BERLIN (Reuters) – Germany’s Chambers of Industry and Commerce (DIHK) on Friday cut its 2022 growth forecast for Europe’s biggest economy to 3.0% from the 3.6% it had predicted in October due to rising energy prices, raw material shortages and the lack of skilled workers.
The survey of almost 28,000 firms across all sectors showed that 64% of companies saw rising energy and raw material prices as a business risk, the highest ever recorded in a DIHK survey, compared to 58% in the organization’s previous poll.
The balance of companies’ positive and negative expectations also dropped to five points from 10, compared to the long-term average of seven points, the data showed.
Only around 10% of companies expect supply bottlenecks to end by mid-2022 and 22% say they do not expect the situation to improve until 2023, DIHK said.
“We will probably not reach the pre-crisis level of our economic output until the middle of the year,” DIHK Managing Director Martin Wansleben said, adding expected cost increases due to energy transformation may discourage some investors.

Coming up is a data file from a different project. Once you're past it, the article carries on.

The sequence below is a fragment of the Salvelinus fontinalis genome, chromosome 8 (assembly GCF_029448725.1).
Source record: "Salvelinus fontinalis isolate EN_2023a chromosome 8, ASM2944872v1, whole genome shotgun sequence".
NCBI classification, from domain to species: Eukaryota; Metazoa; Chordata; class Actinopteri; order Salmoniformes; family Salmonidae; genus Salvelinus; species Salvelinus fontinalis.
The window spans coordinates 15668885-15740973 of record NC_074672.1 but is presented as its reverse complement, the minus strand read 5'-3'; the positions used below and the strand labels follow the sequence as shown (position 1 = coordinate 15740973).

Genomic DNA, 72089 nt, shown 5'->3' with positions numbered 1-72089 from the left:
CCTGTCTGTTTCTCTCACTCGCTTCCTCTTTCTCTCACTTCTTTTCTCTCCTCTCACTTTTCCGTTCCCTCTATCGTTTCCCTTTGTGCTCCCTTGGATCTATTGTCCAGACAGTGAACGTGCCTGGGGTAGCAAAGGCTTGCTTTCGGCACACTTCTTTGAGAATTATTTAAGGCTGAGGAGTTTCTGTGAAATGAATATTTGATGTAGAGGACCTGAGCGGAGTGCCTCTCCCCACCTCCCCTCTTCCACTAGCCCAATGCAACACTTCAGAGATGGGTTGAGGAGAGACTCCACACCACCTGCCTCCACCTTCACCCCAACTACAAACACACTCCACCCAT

“Germany as a business location has the world’s highest energy prices at the moment. The tax burden for companies is also well above the average for all OECD countries,” Wansleben said.
Just under a third of companies intend to invest more in 2022, while just under a fifth intend to invest less, DIHK said.
“The economy is holding its breath. It is true there is still a cautiously optimistic sentiment among companies. However, there are major uncertainties and many do not know what the future holds,” the director said.
(Reporting by Zuzanna Szymanska; Editing by Paul Carrel)